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Saving For a Space Ship

Google's @sidewalklabs launches venture in manufactured housing for global urban affordability

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We think housing should be built like cars. And we're hiring an EIR to take our work to the next level: https://boards.greenhouse.io/sidewalklabs/jobs/481362?gh_src=ycbkm61#.V__ETZMrJE6 

 

Quote

We think houses can and should be built like cars. By controlling the full lifecycle of the product from design to delivery, we believe we can significantly decrease costs while improving unit flexibility and the home experience. We are seeking an entrepreneur-in-residence to lead Sidewalk Labs’ bet on manufactured housing as an innovative solution to urban affordability.

We have a small team that has done significant work understanding the space, generating a number of hypotheses and building prototypes to test our ideas. We are looking for a leader who will pull the different pieces together, establish a vision, and drive towards the next proof point or failure.

The Build Lab EIR will leverage Sidewalk Labs’ urban innovation platform, including policy and technology expertise, patient capital, and our extensive network. The EIR will receive full P&L responsibility to lead the team towards an executable business, with the intention of assuming the role of CEO with a significant equity stake upon spin-out.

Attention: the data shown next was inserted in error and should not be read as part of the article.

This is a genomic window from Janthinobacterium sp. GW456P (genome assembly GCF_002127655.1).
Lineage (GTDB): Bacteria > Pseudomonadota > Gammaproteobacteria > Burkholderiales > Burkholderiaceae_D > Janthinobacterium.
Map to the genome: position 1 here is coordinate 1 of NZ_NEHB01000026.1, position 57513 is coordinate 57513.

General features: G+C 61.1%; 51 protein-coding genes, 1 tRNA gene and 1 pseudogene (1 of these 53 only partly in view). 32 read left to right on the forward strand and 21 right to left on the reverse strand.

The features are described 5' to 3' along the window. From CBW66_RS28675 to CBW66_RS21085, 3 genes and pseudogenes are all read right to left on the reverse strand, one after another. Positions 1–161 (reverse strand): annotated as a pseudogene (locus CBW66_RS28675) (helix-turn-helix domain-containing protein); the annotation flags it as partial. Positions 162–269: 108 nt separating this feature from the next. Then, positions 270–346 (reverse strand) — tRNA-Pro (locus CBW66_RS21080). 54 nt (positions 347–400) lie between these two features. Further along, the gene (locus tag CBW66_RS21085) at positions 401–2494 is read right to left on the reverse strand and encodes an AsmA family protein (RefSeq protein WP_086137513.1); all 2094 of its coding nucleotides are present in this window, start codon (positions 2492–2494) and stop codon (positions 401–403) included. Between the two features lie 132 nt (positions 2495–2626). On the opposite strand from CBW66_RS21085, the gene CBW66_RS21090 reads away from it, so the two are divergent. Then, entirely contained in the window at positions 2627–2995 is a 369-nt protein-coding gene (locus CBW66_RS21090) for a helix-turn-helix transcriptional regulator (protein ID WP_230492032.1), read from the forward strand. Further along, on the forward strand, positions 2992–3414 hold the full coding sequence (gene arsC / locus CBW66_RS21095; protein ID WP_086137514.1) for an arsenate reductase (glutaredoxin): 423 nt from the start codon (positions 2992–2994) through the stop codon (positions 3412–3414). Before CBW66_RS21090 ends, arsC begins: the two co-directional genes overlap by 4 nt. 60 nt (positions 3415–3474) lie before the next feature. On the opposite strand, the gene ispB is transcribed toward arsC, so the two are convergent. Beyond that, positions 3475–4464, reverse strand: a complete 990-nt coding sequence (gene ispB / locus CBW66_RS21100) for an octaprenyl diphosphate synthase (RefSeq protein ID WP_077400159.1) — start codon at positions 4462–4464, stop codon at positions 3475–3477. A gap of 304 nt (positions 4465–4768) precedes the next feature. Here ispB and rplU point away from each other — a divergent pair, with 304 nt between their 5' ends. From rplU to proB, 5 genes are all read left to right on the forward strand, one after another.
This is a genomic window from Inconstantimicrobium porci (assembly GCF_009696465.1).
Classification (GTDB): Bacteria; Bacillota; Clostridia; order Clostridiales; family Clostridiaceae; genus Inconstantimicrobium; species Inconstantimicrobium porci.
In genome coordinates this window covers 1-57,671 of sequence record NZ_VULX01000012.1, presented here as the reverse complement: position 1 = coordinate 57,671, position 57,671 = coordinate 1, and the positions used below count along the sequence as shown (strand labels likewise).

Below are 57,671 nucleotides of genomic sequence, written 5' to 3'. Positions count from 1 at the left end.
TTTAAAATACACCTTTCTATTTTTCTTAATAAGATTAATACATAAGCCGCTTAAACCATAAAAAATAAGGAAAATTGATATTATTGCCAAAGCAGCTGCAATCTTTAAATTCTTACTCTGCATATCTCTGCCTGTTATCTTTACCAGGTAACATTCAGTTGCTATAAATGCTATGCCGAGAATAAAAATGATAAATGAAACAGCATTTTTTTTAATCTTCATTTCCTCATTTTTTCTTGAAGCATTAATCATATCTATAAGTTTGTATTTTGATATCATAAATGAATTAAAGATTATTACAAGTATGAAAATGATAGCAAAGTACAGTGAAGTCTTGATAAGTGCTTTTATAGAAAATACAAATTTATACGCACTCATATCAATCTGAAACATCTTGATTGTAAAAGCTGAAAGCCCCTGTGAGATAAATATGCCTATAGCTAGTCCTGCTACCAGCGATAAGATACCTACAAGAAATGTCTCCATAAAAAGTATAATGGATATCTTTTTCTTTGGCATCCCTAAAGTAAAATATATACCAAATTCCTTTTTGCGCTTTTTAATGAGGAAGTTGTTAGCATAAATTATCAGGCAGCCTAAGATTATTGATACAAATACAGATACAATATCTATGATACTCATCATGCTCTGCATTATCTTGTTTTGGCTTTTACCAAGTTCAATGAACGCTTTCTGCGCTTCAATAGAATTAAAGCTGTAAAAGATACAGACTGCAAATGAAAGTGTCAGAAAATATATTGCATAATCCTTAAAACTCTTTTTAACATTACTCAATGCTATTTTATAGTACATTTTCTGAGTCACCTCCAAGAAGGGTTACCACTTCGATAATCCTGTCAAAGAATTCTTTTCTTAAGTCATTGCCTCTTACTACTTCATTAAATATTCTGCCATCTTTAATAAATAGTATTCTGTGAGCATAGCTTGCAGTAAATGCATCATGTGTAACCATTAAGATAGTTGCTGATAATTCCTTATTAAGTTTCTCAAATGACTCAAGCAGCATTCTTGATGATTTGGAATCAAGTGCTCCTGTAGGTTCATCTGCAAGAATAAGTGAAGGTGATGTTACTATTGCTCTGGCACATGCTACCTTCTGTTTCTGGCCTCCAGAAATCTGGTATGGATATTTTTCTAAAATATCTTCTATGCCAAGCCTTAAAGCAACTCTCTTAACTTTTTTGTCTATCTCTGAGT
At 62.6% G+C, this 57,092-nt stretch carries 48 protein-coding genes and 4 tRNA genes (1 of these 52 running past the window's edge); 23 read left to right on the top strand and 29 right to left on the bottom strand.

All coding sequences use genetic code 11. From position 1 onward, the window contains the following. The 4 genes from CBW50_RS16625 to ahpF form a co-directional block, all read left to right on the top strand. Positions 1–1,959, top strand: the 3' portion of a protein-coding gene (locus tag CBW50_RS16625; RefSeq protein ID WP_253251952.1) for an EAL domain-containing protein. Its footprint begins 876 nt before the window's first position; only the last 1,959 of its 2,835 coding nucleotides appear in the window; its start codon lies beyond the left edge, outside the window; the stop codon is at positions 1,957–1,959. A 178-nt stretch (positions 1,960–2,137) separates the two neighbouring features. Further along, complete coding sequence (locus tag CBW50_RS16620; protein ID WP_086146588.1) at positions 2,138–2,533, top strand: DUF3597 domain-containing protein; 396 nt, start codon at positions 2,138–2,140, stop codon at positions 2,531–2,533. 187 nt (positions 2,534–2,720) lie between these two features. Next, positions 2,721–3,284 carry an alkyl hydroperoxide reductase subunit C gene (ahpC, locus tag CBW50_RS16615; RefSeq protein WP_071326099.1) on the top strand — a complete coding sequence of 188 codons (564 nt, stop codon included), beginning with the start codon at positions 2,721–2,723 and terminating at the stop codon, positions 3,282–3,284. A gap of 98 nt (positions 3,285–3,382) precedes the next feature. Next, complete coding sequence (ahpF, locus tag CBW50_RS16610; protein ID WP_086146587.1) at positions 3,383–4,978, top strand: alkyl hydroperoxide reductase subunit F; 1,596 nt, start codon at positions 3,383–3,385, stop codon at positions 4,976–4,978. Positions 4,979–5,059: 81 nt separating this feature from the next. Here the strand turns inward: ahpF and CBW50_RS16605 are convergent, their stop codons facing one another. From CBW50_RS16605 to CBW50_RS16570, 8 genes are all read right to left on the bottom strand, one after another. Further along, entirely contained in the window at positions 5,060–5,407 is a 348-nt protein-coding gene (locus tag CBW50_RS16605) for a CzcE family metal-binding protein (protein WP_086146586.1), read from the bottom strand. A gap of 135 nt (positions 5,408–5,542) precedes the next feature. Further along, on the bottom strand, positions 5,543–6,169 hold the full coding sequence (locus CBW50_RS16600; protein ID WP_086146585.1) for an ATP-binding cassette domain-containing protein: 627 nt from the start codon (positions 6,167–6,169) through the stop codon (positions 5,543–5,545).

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If they can make or acquire land using a factory / lab they we are in business.

If not, this is essentially just the same thing the Germans and Scandinavians have been doing for decades - high quality prefabs.

I like Google/Alphabet, but they are a bit vainglorious when it comes to their projects.

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22 hours ago, Futuroid said:

If they can make or acquire land using a factory / lab they we are in business.

If not, this is essentially just the same thing the Germans and Scandinavians have been doing for decades - high quality prefabs.

I like Google/Alphabet, but they are a bit vainglorious when it comes to their projects.

Quite. They act like nobody has ever thought of it before.

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They might execute it better, in the same way what search/advertising did to altavista et al.. and what android & others did to Blackberry/Nokia. I also don't think the US has the same land restrictions as the UK but it will be interesting to see if it does become successful.

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https://techcrunch.com/2016/07/02/technology-will-change-where-we-live/

Self employed I can work anywhere. Some others in my field don't do 1-1 and use only Skype. The online aspect of my business needs an internet connection regardless of location. 

Google may not be able to create land but if they can reduce the locational aspect of work (which seems more likely for the relatively well paid and growing tech sector) then all the better.

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Some of our management went on a jolly to Google in London. Apparently Google told them five years from now all employees would be mobile, no more commuting to offices. Hard to believe but when Google say something outlandish I've learnt to take it seriously. I remember disbelieving their stated objective to manage all human knowledge or something like that; nobody's laughing now. 

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4 hours ago, Funn3r said: